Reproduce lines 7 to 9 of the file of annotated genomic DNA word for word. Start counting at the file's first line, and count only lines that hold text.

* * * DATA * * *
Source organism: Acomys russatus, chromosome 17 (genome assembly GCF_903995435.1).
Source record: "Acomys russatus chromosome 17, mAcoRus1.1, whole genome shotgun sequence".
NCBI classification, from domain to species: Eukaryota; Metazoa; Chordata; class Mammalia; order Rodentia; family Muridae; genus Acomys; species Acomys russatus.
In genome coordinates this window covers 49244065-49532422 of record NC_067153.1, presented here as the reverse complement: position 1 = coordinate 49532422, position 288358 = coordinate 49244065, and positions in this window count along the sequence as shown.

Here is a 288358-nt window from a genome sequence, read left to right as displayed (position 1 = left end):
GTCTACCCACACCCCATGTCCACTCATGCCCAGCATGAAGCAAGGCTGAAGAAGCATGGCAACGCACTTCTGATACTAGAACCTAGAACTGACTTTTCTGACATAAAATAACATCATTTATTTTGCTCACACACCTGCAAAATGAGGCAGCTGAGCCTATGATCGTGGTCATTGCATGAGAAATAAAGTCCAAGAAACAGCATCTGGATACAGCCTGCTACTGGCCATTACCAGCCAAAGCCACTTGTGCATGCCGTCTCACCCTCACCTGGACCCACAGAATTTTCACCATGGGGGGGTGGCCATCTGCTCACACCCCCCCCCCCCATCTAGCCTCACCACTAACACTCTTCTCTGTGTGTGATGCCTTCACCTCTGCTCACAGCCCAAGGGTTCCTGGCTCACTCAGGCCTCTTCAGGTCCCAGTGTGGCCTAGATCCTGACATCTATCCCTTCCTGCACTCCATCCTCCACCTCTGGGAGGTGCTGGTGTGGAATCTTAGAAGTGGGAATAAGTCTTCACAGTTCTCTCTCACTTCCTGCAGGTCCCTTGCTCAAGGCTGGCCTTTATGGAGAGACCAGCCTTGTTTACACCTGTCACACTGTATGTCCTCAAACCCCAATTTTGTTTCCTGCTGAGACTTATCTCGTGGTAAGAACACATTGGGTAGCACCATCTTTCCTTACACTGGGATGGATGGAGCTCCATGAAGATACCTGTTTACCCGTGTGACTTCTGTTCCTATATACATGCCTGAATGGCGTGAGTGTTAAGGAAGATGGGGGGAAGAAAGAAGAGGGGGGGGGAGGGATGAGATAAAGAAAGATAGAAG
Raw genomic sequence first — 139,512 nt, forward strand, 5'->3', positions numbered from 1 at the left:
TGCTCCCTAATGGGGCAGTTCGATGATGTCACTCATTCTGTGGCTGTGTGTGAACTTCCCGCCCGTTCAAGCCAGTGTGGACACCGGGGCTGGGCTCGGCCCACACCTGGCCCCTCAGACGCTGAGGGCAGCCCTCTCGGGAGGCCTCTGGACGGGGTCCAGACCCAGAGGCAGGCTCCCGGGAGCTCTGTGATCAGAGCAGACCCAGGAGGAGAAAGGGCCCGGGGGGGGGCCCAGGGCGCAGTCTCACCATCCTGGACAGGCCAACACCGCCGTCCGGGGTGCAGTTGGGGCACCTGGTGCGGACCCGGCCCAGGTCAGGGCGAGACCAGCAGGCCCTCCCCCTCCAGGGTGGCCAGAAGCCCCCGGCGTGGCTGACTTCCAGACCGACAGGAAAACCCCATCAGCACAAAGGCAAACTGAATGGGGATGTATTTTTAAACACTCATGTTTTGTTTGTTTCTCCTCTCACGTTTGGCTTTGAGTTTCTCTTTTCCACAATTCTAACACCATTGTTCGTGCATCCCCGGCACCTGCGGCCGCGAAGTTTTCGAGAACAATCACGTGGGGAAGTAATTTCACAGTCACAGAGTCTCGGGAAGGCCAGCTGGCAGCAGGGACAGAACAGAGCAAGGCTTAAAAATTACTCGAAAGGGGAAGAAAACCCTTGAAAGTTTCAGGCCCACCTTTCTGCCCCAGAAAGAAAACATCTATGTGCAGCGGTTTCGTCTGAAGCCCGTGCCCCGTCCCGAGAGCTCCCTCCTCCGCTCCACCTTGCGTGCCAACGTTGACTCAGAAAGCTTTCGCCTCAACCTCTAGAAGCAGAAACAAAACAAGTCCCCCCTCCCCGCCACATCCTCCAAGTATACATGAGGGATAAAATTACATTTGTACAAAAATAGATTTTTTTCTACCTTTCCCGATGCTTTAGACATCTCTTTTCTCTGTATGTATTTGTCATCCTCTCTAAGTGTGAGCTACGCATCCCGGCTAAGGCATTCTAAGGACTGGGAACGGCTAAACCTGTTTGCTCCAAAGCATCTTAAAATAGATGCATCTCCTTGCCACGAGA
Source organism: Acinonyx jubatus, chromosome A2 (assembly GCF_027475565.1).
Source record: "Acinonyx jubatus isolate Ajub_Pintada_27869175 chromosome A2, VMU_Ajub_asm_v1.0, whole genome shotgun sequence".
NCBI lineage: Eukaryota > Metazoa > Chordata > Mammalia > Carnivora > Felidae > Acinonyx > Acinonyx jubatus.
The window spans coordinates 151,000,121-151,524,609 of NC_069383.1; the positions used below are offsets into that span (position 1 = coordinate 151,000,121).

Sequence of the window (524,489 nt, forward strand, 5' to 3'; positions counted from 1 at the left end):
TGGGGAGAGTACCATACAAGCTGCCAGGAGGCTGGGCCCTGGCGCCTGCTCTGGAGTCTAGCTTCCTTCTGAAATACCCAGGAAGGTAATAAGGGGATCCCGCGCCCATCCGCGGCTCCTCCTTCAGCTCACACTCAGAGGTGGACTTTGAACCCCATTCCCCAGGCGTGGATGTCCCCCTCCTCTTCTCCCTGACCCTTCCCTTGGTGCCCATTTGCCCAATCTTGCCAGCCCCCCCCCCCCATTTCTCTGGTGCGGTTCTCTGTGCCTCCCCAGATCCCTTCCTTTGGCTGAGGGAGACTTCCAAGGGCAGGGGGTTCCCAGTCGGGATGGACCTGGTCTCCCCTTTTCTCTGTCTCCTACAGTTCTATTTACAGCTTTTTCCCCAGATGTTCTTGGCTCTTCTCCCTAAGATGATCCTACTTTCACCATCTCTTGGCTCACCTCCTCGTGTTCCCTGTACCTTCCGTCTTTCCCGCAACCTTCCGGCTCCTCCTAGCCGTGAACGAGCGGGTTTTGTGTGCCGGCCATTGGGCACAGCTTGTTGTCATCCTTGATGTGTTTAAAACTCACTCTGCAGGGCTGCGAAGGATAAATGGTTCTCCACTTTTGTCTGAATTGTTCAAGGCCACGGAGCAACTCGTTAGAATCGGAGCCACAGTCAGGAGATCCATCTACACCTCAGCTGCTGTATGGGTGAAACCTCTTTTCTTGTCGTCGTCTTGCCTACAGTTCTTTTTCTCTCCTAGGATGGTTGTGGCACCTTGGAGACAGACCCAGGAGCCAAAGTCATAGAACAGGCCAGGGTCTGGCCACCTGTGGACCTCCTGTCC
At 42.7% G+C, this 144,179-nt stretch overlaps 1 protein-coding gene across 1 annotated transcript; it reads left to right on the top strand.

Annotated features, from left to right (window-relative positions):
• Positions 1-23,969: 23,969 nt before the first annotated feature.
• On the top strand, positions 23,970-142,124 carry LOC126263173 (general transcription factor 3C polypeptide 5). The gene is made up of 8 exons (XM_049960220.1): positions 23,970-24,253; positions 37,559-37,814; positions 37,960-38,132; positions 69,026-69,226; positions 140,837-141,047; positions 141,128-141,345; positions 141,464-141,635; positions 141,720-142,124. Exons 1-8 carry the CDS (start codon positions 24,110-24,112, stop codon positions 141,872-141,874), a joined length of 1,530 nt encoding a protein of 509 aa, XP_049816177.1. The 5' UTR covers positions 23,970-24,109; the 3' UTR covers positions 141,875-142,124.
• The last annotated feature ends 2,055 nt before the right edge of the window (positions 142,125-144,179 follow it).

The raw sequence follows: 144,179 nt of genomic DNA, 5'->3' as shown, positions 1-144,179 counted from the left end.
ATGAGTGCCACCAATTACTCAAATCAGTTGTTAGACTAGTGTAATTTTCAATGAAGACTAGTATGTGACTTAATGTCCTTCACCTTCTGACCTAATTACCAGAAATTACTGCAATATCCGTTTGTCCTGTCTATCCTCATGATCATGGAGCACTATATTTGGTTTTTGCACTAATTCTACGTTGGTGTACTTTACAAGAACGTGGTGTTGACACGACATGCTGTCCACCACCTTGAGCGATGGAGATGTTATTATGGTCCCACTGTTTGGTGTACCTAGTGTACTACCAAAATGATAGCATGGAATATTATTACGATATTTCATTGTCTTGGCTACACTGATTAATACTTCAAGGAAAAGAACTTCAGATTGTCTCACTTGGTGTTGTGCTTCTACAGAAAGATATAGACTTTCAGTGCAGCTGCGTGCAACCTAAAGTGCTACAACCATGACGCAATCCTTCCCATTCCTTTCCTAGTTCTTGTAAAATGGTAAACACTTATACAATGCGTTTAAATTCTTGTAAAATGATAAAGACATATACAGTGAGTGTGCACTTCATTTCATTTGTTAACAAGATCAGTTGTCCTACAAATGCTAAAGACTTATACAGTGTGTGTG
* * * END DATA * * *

Raw genomic sequence first — 139,512 nt, forward strand, 5'->3', positions numbered from 1 at the left:
TGCTCCCTAATGGGGCAGTTCGATGATGTCACTCATTCTGTGGCTGTGTGTGAACTTCCCGCCCGTTCAAGCCAGTGTGGACACCGGGGCTGGGCTCGGCCCACACCTGGCCCCTCAGACGCTGAGGGCAGCCCTCTCGGGAGGCCTCTGGACGGGGTCCAGACCCAGAGGCAGGCTCCCGGGAGCTCTGTGATCAGAGCAGACCCAGGAGGAGAAAGGGCCCGGGGGGGGGCCCAGGGCGCAGTCTCACCATCCTGGACAGGCCAACACCGCCGTCCGGGGTGCAGTTGGGGCACCTGGTGCGGACCCGGCCCAGGTCAGGGCGAGACCAGCAGGCCCTCCCCCTCCAGGGTGGCCAGAAGCCCCCGGCGTGGCTGACTTCCAGACCGACAGGAAAACCCCATCAGCACAAAGGCAAACTGAATGGGGATGTATTTTTAAACACTCATGTTTTGTTTGTTTCTCCTCTCACGTTTGGCTTTGAGTTTCTCTTTTCCACAATTCTAACACCATTGTTCGTGCATCCCCGGCACCTGCGGCCGCGAAGTTTTCGAGAACAATCACGTGGGGAAGTAATTTCACAGTCACAGAGTCTCGGGAAGGCCAGCTGGCAGCAGGGACAGAACAGAGCAAGGCTTAAAAATTACTCGAAAGGGGAAGAAAACCCTTGAAAGTTTCAGGCCCACCTTTCTGCCCCAGAAAGAAAACATCTATGTGCAGCGGTTTCGTCTGAAGCCCGTGCCCCGTCCCGAGAGCTCCCTCCTCCGCTCCACCTTGCGTGCCAACGTTGACTCAGAAAGCTTTCGCCTCAACCTCTAGAAGCAGAAACAAAACAAGTCCCCCCTCCCCGCCACATCCTCCAAGTATACATGAGGGATAAAATTACATTTGTACAAAAATAGATTTTTTTCTACCTTTCCCGATGCTTTAGACATCTCTTTTCTCTGTATGTATTTGTCATCCTCTCTAAGTGTGAGCTACGCATCCCGGCTAAGGCATTCTAAGGACTGGGAACGGCTAAACCTGTTTGCTCCAAAGCATCTTAAAATAGATGCATCTCCTTGCCACGAGA
Source organism: Acinonyx jubatus, chromosome A2 (assembly GCF_027475565.1).